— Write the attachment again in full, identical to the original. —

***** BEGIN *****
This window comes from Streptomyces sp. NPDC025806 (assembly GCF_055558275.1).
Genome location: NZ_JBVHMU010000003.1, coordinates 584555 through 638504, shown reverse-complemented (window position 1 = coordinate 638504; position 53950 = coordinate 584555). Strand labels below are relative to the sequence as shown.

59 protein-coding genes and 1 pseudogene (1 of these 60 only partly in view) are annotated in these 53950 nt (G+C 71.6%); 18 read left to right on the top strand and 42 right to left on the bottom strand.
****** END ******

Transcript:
This window comes from Streptomyces sp. NPDC025806 (assembly GCF_055558275.1).
Genome location: NZ_JBVHMU010000003.1, coordinates 584555 through 638504, shown reverse-complemented (window position 1 = coordinate 638504; position 53950 = coordinate 584555). Strand labels below are relative to the sequence as shown.

59 protein-coding genes and 1 pseudogene (1 of these 60 only partly in view) are annotated in these 53950 nt (G+C 71.6%); 18 read left to right on the top strand and 42 right to left on the bottom strand.